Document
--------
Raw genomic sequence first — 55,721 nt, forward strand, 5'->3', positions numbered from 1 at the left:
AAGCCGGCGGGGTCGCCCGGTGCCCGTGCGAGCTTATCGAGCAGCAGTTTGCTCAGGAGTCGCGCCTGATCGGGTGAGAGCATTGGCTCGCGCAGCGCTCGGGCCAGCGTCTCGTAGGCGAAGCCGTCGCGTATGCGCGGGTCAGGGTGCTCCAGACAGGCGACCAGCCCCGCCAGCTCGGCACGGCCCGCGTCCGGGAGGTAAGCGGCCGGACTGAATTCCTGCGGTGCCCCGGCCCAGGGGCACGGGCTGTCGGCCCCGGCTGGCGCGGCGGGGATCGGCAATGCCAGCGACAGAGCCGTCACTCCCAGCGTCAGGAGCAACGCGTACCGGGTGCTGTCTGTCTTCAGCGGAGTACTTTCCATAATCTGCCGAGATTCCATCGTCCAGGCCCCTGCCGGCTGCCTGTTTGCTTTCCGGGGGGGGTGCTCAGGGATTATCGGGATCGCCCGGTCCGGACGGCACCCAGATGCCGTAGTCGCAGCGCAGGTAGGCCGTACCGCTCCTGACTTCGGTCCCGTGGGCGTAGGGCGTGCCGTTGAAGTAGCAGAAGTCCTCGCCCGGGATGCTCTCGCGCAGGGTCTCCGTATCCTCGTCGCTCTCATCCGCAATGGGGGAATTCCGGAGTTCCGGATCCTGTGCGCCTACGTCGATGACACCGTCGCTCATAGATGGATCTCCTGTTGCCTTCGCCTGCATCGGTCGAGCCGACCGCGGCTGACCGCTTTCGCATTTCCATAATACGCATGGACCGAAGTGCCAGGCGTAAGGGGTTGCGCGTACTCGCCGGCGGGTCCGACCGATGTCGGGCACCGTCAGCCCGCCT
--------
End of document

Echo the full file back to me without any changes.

Raw genomic sequence first — 55,721 nt, forward strand, 5'->3', positions numbered from 1 at the left:
AAGCCGGCGGGGTCGCCCGGTGCCCGTGCGAGCTTATCGAGCAGCAGTTTGCTCAGGAGTCGCGCCTGATCGGGTGAGAGCATTGGCTCGCGCAGCGCTCGGGCCAGCGTCTCGTAGGCGAAGCCGTCGCGTATGCGCGGGTCAGGGTGCTCCAGACAGGCGACCAGCCCCGCCAGCTCGGCACGGCCCGCGTCCGGGAGGTAAGCGGCCGGACTGAATTCCTGCGGTGCCCCGGCCCAGGGGCACGGGCTGTCGGCCCCGGCTGGCGCGGCGGGGATCGGCAATGCCAGCGACAGAGCCGTCACTCCCAGCGTCAGGAGCAACGCGTACCGGGTGCTGTCTGTCTTCAGCGGAGTACTTTCCATAATCTGCCGAGATTCCATCGTCCAGGCCCCTGCCGGCTGCCTGTTTGCTTTCCGGGGGGGGTGCTCAGGGATTATCGGGATCGCCCGGTCCGGACGGCACCCAGATGCCGTAGTCGCAGCGCAGGTAGGCCGTACCGCTCCTGACTTCGGTCCCGTGGGCGTAGGGCGTGCCGTTGAAGTAGCAGAAGTCCTCGCCCGGGATGCTCTCGCGCAGGGTCTCCGTATCCTCGTCGCTCTCATCCGCAATGGGGGAATTCCGGAGTTCCGGATCCTGTGCGCCTACGTCGATGACACCGTCGCTCATAGATGGATCTCCTGTTGCCTTCGCCTGCATCGGTCGAGCCGACCGCGGCTGACCGCTTTCGCATTTCCATAATACGCATGGACCGAAGTGCCAGGCGTAAGGGGTTGCGCGTACTCGCCGGCGGGTCCGACCGATGTCGGGCACCGTCAGCCCGCCT